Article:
First, think about the tags your pet was wearing, and call the appropriate agencies. For example, if your pet was wearing a tag with a shelter phone number, call that shelter; if your pet was wearing a vaccination tag , call the veterinarian that inoculated your pet; if you are a client of Urban Out Sitters, call our 24-hour phone number. Inform the respective agencies that your pet is missing, and alert them to the possibility that they may get a phone call from someone that has found the pet.
Next, call the local animal shelter. We have compiled a list of Shelters below. Give the shelter a full description of your pet.
Now, prepare a flyer giving only a physical description of your pet. Do not give the name of the pet (it may not answer to its name when it is lost and frightened); do not give any behavioral information (behavior changes dramatically when a pet is lost); do not give exact location lost (it is not a question of how far your pet will travel on its own -- what often happens is that people who find a stray take it to their home quite a distance away, and then they either put it out again or it gets out. Your pet can be anywhere!); do not give information about a collar (40% of the pets recovered are lost with a collar and are found with no collar or a different one).
If you have a photo of your pet, try making one copy. If the copy depicts your pet accurately, then use it. If not, then using it can do more harm than good. You may want to consider using a line drawing from a breed book at your local library or bookstore instead. It often photocopies better than a photo.
Write the word REWARD on top of the flyer, in large print, and your phone number on the bottom. Giving an amount of reward will usually get you some crank calls from people who do not have your pet, but it does attract more people to the flyer. If you think your pet was stolen, do not indicate that because the person a stolen pet is most often recovered from, had nothing to do with theft, and you will scare them off. DO NOT even say, "no questions asked."
Make a list, using the yellow pages of all veterinarians, animal hospitals, pet shops, grooming shops, and any other facilities listed under pets. Combine the municipal section of the white pages with the yellow pages to get a comprehensive list of schools. Visit each facility, carry your own roll of masking tape, and ask permission to hang up a flyer. Whenever possible, do not leave it for them to do. One flyer put up in one veterinary office, will be seen by 30 to 40 animal owners a day -- and it is animal owners who take in strays. In the schools, post the flyers where the children will be sure to see them. Children are very good at spotting strayed pets (but horrible at catching them). By the end of the first day, you should have posted at least 200 flyers.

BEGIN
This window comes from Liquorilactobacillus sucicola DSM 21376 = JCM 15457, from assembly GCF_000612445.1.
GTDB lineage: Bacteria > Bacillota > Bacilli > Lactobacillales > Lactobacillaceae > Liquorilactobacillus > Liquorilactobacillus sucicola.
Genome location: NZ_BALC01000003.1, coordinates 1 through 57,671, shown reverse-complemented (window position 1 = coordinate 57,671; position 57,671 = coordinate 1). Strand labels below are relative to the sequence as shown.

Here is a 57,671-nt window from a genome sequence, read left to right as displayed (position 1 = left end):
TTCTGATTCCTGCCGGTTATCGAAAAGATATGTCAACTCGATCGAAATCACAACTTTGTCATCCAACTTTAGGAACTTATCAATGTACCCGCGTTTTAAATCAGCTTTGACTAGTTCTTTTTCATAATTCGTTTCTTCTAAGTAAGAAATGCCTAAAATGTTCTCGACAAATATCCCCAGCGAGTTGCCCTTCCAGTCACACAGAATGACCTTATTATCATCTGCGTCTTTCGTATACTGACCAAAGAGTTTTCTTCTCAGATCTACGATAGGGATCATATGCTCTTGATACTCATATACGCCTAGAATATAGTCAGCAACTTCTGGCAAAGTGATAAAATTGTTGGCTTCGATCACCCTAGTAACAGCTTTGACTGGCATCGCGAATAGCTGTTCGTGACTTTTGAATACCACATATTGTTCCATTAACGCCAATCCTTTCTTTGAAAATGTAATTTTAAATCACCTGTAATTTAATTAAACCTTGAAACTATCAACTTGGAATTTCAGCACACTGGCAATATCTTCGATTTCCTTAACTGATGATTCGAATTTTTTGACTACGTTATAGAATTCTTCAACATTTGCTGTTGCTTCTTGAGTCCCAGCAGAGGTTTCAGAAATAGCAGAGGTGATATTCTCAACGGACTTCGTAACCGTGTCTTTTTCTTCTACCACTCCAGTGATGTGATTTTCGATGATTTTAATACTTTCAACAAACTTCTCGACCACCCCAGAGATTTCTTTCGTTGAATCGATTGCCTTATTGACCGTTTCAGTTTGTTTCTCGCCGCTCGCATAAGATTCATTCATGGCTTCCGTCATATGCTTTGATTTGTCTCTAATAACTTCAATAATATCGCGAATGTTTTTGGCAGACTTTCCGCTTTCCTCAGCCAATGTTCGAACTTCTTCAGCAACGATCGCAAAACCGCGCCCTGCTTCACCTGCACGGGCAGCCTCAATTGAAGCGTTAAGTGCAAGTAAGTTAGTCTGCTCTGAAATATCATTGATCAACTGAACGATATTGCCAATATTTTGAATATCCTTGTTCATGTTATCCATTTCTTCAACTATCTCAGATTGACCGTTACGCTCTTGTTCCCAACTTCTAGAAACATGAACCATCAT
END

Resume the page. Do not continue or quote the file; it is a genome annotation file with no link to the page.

As you travel, look for community bulletin boards in shopping centers, churches, synagogues, or anywhere else that you can post a notice of general interest. Also put flyers on the streets at busy intersections (you may want to check the legality of posting on public property first).
Tomorrow morning, at sunrise, go to the location your pet was lost with a pen and pad. Write down the company name of services making deliveries at that hour. Some examples are bread, milk and newspaper delivery services. Call the dispatch offices for those companies, give them a description of your pet and ask that they alert their drivers. Most pets recovered while still on the street, are found during the quiet early morning hours and then hide when the tempo picks up. If possible, follow up with a flyer.
After you have done a thorough job of hanging up the posters,, follow up your earlier phone call with a visit to the municipal shelter for your area. Go, even if the shelter tells you that they do not have any animals fitting the description of yours right now, or that they will call you if one comes in, or even that they did not pick up any strays since your pet was lost - you must visit the facility. If you do not visit the shelter, you are jeopardizing the life of your pet.
Believe it or not, that is not all that needs to be done, but it is what needs to be done now! Call us during our office hours and we will answer any specific questions you may have, make long-term search recommendations, explain to you what Urban Out Sitters does in a search, and help you in any other way that we can.
Don't be discouraged! If you follow the suggestions we have given you, there is every reason to believe that your pet will be recovered. But it often takes time, and almost always takes hard work and perseverance.